Moving Stories of Hope and Home online back in March has not been without its challenges but, ultimately, worked better than I think any of us expected or dared to hope. The virtual space we have created has been an important one, and those of us who have felt able to engage with it have valued and appreciated it. It has been a safe space to ask questions, find out information, share stories, acknowledge struggles. A space to talk, and laugh, and occasionally cry. A space in which community has continued to be built
We have even managed to make small forays into the other aim of our project of reaching out and sharing our stories with others: contributing to Birmingham's Migration Forum, leading a workshop at the FaithJustice festival for young adults, and sharing stories with a group of educators who have gathered on zoom to explore themes of social justice.
But for all its beauty and benefits, it hasn't been the same as gathering in person and with the gradual easing of lockdown, and the (albeit vague) guidance about groups and organisations being able to begin meeting again we were keen to explore how we could do so.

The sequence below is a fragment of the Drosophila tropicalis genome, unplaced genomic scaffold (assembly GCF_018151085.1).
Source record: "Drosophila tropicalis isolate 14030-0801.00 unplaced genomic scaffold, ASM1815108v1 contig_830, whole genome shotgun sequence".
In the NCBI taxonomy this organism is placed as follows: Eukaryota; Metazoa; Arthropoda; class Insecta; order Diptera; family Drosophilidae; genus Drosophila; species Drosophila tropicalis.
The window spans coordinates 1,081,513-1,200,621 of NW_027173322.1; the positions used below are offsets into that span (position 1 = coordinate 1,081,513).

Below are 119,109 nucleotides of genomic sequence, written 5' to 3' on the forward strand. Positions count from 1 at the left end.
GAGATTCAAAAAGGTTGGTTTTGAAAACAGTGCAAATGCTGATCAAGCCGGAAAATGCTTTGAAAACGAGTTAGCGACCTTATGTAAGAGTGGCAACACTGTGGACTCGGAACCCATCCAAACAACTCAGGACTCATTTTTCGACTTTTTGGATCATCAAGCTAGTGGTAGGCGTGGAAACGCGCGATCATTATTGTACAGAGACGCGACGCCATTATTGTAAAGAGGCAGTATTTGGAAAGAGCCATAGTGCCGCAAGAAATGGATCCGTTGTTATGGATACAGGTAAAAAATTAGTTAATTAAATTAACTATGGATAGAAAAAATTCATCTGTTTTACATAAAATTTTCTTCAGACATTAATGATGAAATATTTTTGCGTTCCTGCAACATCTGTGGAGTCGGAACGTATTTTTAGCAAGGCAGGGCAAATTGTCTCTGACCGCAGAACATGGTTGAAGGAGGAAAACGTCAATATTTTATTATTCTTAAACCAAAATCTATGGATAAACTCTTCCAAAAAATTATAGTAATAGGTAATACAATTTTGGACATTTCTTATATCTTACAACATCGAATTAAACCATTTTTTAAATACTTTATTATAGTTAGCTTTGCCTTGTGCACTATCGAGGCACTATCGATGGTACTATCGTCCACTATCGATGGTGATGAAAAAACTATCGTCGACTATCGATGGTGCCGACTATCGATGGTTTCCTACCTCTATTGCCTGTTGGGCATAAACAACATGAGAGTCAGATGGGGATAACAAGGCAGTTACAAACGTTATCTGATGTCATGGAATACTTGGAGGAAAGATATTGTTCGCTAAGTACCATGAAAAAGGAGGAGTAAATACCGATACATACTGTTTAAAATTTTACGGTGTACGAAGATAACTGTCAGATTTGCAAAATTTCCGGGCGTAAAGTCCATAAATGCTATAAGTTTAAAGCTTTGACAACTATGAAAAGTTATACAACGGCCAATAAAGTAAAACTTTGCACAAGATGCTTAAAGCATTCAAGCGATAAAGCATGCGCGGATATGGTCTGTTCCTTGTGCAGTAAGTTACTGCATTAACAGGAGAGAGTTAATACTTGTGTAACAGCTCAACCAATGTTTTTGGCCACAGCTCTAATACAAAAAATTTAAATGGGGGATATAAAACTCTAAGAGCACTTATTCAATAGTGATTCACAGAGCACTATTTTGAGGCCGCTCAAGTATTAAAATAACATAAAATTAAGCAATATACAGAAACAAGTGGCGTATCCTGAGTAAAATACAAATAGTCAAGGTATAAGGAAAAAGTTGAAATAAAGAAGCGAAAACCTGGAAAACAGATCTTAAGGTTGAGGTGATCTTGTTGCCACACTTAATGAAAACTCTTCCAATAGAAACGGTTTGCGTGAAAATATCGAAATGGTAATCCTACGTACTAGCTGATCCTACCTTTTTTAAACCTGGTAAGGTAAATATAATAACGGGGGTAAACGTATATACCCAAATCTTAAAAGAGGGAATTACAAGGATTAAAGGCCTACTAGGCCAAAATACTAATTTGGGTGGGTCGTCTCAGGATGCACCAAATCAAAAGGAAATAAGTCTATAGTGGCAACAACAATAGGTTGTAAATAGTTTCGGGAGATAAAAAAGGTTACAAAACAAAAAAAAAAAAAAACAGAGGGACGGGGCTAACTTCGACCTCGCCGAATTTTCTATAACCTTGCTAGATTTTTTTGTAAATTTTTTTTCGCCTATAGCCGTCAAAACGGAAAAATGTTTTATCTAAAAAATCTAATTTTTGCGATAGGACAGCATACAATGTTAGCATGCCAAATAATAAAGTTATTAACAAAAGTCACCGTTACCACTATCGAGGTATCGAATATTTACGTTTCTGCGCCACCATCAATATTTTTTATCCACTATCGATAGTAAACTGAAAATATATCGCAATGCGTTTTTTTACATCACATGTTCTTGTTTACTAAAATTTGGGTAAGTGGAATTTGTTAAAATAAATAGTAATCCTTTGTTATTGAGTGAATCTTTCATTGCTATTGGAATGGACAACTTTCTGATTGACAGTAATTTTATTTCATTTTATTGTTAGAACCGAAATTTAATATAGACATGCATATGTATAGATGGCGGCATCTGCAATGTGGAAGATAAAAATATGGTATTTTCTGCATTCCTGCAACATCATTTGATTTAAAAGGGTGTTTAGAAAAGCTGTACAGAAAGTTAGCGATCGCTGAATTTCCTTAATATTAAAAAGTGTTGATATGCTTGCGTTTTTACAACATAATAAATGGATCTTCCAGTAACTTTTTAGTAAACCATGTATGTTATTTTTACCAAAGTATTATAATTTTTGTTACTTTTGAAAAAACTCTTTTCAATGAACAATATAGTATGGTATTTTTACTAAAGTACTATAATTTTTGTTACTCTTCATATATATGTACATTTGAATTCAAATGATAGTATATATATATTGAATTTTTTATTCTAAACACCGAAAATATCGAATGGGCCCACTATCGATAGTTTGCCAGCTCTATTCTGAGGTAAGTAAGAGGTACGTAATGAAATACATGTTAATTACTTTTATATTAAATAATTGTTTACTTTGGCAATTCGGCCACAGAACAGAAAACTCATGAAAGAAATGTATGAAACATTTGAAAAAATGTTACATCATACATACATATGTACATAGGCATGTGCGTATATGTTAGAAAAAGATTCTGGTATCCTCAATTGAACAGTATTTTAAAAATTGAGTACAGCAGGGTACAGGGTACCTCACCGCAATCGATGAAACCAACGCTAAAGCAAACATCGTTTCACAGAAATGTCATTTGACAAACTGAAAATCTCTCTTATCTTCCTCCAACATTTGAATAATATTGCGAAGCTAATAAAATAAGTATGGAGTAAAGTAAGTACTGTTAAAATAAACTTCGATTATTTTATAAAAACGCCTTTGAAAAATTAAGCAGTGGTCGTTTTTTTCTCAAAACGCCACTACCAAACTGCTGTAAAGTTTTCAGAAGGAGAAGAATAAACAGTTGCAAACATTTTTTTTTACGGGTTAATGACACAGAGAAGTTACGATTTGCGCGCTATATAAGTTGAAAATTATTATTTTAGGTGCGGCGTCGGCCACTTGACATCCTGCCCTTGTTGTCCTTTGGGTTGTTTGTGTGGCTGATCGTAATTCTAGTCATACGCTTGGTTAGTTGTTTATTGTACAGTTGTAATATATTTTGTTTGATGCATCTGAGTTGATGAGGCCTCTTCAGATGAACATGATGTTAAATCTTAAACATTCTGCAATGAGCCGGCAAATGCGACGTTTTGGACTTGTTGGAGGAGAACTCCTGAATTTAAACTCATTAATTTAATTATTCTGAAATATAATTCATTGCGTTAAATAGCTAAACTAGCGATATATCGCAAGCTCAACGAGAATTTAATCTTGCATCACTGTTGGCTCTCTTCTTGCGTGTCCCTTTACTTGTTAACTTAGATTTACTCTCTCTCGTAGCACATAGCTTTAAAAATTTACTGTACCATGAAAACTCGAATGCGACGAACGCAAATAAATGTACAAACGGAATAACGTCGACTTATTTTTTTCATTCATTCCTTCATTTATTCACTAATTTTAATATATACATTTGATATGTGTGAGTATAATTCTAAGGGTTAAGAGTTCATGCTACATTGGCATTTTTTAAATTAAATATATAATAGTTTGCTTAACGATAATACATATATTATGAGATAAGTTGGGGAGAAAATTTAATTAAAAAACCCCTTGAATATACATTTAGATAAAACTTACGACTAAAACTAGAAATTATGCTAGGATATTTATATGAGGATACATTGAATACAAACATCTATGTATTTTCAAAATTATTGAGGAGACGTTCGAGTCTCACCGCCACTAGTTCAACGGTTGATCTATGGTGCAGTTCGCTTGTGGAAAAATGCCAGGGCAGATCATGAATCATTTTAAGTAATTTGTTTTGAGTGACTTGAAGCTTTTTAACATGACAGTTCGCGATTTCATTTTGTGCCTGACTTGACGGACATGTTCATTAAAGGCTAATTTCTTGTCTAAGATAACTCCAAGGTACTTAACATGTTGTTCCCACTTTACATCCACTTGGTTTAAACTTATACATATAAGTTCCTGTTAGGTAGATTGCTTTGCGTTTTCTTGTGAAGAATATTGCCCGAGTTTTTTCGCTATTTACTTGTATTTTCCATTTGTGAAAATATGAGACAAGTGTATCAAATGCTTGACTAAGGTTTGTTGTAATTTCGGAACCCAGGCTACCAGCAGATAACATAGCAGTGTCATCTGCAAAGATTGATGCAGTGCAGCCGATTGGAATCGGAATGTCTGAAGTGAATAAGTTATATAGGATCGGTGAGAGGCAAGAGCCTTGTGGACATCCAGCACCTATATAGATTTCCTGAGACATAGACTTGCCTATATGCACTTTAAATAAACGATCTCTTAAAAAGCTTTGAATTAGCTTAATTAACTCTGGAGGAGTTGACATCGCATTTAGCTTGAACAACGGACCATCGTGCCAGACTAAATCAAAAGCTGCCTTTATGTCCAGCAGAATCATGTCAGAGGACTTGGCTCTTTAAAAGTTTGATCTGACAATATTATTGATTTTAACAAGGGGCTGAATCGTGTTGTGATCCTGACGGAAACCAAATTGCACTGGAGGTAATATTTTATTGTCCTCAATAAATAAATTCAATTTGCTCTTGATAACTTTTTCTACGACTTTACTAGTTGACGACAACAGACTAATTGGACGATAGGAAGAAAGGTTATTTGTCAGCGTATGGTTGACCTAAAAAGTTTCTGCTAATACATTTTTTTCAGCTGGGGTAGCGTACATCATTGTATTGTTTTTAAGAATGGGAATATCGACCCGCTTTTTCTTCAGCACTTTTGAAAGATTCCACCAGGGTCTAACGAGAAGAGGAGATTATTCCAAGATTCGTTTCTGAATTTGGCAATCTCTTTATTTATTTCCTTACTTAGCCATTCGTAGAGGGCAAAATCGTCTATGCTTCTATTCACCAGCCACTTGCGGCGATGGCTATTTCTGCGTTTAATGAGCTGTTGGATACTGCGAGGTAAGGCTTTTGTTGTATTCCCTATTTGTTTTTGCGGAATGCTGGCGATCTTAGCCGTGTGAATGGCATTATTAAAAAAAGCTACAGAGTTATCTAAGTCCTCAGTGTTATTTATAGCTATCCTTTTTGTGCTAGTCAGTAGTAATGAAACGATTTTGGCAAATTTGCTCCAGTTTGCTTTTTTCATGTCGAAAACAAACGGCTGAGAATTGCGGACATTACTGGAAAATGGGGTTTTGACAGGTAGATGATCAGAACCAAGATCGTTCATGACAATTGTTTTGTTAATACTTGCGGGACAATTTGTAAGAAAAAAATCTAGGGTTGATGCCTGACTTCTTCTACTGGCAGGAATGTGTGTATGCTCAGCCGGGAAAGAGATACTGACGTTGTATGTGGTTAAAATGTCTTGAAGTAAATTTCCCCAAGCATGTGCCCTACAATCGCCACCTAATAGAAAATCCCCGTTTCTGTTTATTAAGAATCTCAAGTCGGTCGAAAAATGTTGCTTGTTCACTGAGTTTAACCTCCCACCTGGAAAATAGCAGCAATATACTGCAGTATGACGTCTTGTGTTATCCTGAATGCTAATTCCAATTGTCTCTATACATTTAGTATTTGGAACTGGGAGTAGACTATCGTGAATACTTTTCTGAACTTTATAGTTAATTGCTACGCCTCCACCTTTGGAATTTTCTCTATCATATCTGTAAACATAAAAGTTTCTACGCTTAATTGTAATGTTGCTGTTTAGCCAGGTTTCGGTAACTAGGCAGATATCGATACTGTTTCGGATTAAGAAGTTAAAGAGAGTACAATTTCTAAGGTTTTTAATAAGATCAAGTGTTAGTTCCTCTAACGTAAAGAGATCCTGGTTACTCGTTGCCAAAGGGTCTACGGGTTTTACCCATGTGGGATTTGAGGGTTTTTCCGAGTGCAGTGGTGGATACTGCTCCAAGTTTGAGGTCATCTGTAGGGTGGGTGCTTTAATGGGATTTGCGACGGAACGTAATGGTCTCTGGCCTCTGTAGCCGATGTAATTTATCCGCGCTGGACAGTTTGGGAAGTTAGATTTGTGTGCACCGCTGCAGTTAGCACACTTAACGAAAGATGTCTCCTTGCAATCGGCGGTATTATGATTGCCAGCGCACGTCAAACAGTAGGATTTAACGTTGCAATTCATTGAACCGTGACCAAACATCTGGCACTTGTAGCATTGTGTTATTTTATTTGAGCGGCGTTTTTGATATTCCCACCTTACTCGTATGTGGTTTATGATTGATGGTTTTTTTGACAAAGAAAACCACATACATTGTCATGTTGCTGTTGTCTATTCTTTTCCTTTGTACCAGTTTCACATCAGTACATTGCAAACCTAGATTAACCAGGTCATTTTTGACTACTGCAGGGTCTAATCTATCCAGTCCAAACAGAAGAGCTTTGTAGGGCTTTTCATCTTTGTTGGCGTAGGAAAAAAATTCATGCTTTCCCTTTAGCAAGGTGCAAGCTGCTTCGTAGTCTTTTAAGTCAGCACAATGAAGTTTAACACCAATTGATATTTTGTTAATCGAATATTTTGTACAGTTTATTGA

Conversations were had, a policy was written, hand sanitizer was purchased, restrictions were explained, a location in a public park selected.
Since then, a small group of us has met together each week (having learned to select the day at the last minute to get the best weather), taking the opportunity of having to be outdoors to explore some of Birmingham's many different parks and green spaces. At some point, perhaps, we'll start thinking about planning some content for these sessions. For now, we have set no agenda. We have simply walked, and talked, enjoying the possibility of spending time together: who knew that such a thing would come to feel so very precious.
We know we are a long way from being "back to normal". We are glad to at least be here.